Would the UK be better off leaving the EU?

Euro notes and coins

Euro notes and coins

We would be substantially better off not being in the EU because the opportunity cost of us not being able to make our own trade deals with the emerging economies of the world is holding back British business. In terms of trade, the EU is now a millstone around our neck. Nigel Farage, UKIP leader, on the BBC Radio 4’s World at One on May 4.

Nigel Farage’s statement about UK trade repeats arguments regularly made by UKIP. As an EU member, the UK does not negotiate trade deals independently. Rather, the European Commission negotiates to a mandate set by the member states. His reference to “emerging economies” is because several of these countries are growing faster than, for example, most EU countries, offering growing export opportunities. Beyond this, the statement involves points presented as fact, but which are opinion – and questionable opinion at that, writes Professor Robert Ackrill. Continue reading

A ‘jobs-led recovery’? Assessing the facts behind the Conservatives and Labour manifestos

WalletIn the run-up to the General Election, the two largest parties have attempted to paint different pictures of the economy, particularly what this means for people’s jobs, in order to justify their Manifesto commitments and – by extension – why they should lead the next Government, writes research fellow Chris Lawton.

The Conservative manifesto emphasises the strength of recovery in terms of the quantity of jobs created since the start of the Parliament in May 2010: “Thanks to the success of our long-term economic plan, Britain is creating more jobs than the 27 other countries of the European Union put together… Over the past five years, 1.9 million new jobs have been created; 1,000 jobs for every single day that we have been in government.” Continue reading

Reform of zero hours contracts could be a defining point of election campaign

Peter McTigueSince writing my last piece for the NTU election blog, the issue of zero hours contracts has featured heavily in the media. In last week’s leader’s debate on Channel 4 David Cameron admitted that he could not work under a zero hours contract and it is clear that the Labour Party are keen to attack on this issue as they believe it exposes weaknesses in Conservative arguments about the strength of the current economic recovery.

At a campaign event in Yorkshire later today, Ed Miliband will say that a future Labour government would guarantee zero hours workers the right to a regular contract after 12 weeks. While further details are yet to be released, this is a key policy pledge by the Labour Party and one that has been welcomed by Trade Unions. Continue reading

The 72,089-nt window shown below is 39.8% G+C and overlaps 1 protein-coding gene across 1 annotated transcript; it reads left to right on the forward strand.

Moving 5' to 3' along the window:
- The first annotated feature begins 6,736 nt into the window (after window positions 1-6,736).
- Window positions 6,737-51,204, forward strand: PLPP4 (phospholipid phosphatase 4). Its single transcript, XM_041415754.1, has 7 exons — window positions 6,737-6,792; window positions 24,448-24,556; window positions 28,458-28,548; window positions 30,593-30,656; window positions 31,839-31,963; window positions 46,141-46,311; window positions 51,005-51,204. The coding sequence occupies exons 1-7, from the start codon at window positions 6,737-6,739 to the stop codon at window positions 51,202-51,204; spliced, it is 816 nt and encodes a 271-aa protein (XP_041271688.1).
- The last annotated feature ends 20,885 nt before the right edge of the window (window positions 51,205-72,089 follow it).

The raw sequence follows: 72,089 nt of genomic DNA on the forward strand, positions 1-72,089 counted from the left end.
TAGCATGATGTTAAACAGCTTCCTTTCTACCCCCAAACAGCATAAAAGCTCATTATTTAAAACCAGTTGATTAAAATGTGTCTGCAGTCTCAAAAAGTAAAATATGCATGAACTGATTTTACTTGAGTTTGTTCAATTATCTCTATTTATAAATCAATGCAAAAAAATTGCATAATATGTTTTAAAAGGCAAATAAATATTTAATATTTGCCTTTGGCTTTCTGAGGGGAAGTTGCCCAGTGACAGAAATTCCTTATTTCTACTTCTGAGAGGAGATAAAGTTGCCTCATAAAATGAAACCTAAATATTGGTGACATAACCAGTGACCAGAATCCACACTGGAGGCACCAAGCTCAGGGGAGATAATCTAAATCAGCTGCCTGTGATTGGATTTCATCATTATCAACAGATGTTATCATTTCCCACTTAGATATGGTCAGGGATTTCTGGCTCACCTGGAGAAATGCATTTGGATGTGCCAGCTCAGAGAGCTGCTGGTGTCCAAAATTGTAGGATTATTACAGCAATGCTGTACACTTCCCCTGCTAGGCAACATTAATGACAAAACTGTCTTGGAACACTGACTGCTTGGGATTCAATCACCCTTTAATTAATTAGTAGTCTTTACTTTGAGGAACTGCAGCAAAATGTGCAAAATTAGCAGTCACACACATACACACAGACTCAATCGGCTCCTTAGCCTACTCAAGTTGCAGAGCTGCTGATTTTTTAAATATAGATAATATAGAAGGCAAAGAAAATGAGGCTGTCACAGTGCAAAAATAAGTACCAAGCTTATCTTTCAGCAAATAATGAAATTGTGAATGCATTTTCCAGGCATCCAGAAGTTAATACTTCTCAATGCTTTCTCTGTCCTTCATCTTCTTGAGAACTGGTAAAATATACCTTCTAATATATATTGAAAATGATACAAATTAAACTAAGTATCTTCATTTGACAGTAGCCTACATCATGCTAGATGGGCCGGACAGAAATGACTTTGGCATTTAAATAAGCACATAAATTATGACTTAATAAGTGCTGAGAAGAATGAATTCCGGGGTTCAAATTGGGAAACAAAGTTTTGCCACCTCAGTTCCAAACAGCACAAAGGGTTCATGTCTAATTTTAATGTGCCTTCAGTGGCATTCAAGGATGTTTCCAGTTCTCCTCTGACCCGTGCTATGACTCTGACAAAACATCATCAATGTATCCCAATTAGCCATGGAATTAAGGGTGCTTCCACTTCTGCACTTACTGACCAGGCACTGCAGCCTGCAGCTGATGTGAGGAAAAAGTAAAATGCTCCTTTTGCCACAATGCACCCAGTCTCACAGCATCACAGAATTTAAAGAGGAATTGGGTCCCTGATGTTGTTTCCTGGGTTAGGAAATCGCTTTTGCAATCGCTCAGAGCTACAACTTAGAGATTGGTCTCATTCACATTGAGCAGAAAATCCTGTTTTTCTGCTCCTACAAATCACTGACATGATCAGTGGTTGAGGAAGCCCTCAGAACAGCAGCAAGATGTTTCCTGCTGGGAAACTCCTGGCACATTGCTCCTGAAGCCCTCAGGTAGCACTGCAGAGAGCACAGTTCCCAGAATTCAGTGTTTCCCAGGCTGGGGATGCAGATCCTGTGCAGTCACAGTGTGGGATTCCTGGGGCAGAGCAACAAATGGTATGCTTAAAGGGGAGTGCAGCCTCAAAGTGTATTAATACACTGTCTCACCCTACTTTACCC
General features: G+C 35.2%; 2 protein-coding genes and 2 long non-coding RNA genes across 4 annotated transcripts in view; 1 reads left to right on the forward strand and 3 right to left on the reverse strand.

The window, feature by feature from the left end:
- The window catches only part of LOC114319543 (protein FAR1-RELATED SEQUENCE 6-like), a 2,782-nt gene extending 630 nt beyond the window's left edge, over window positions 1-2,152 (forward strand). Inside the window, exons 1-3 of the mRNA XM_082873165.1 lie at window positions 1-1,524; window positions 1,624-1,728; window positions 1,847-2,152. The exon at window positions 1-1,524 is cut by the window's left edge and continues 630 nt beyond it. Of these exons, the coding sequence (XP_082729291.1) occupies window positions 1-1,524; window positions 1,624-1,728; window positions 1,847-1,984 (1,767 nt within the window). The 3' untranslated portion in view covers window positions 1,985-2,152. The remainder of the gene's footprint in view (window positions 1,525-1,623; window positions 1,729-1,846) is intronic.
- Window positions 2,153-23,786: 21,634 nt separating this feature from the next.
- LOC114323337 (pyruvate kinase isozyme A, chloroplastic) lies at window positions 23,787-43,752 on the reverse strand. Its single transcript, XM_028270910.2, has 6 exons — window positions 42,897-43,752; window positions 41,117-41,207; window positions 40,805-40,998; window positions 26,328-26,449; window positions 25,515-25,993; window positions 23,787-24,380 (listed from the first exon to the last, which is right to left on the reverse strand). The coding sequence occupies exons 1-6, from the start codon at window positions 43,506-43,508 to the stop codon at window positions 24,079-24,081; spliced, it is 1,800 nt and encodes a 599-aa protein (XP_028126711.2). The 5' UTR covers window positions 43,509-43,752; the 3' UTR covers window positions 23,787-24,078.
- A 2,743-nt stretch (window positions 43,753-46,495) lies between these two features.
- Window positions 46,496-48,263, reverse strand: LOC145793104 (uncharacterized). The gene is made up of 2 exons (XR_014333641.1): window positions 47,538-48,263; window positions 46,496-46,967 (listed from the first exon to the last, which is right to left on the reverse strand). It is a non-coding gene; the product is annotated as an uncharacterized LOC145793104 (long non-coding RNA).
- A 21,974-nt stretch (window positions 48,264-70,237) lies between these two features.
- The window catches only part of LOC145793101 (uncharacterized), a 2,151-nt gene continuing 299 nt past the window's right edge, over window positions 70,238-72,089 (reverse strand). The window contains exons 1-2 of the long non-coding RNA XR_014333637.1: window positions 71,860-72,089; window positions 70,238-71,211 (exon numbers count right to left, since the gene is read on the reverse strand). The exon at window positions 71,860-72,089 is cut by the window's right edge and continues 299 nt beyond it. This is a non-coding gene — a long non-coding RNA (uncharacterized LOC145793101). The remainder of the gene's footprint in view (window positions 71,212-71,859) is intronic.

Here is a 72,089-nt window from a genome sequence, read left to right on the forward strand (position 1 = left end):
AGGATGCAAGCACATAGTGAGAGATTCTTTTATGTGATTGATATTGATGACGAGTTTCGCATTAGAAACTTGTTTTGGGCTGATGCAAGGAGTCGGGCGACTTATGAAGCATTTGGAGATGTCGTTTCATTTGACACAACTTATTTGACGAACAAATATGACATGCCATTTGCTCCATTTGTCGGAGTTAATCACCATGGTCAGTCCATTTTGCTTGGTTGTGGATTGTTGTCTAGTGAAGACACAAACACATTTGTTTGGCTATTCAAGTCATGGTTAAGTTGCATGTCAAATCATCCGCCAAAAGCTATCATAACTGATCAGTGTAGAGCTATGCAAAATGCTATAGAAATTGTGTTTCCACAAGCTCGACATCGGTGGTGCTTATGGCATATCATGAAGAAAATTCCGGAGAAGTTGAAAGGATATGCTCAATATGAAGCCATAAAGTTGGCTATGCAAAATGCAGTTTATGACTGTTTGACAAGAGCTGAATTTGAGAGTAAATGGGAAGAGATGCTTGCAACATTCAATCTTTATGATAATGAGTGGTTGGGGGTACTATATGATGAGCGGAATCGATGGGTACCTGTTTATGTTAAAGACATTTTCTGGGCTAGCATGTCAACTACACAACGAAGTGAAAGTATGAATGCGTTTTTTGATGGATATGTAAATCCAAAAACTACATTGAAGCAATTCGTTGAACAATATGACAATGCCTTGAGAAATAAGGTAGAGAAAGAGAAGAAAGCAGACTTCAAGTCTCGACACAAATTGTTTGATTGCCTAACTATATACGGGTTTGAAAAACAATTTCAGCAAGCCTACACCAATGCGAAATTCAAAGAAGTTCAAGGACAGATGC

Five myths about Europe that need busting before the British general election

EU flagAs we gear up for the 2015 general election, EU issues are bound to feature prominently. Sadly, much of what is being said is hogwash, particularly when it comes to EU membership itself.

The Conservative Party has promised to hold a referendum on EU membership if it wins in 2015. UKIP has of course been long known for its opposition to the status quo. The party’s representatives take every opportunity to talk up the nefarious influence eurocrats have on the lives of ordinary people – from dictating our human rights to undermining our democratic traditions.

And now Nigel Farage is seeking to push for a referendum before Christmas.

The problem is, when British voters are told the choice is a simple in/out decision, they are being lied to. There will be multiple options on the table if the UK votes to exit. And to understand the implications of these, it is important to understand what being in the EU means for the UK.

There are a number of myths circulating about what membership of the EU really means and what would happen if the UK were to leave. Before the UK heads to the polls, we need to bust them. Continue reading

What is the future for zero hours contracts?

contractIssues surrounding employment and the economy are set to feature heavily in the run up to this year’s General Election and so the Chancellor must be extremely pleased by the continuing fall in the number of people out of work. The UK’s unemployment rate now stands at 5.8% of the working population, its lowest level for more than 6 years and represents a remarkable turnaround for the UK economy.

Yet data released recently by the Office for National Statistics (ONS) about zero hours contracts shows that many of the jobs being created are low paid and offer little job security.

Zero hours contracts are highly controversial because of the fact that they offer no guarantee of work. Those working in this way often have no idea how many hours, if any, they will be working next week and the lack of a regular wage packet makes budgeting and managing bills extremely difficult. Those working in this way are also more likely to come from groups that traditionally perform poorly in the labour market. So more than half of them are women, roughly a third are aged 16–24 and 6% are over 65. Continue reading

Quality of employment, not quantity, is what matters

Job vacancyDavid Cameron has outlined his plans for the UK to become a nation of ‘full employment’. However, ‘full employment’ was also the aspiration, although never a formal target, of the previous Labour Government.

In a series of policy reviews in 2006 and 2007, including the Leitch Review of Skills, ‘full employment’ was defined as an 80% employment rate – which the then Secretary of State for Work and Pensions, Peter Hain, described as achievable “within a generation.”  At the time, the UK employment was around 73% – it is now back up to this rate, according to the latest Labour Force Survey for October to December 2014. Continue reading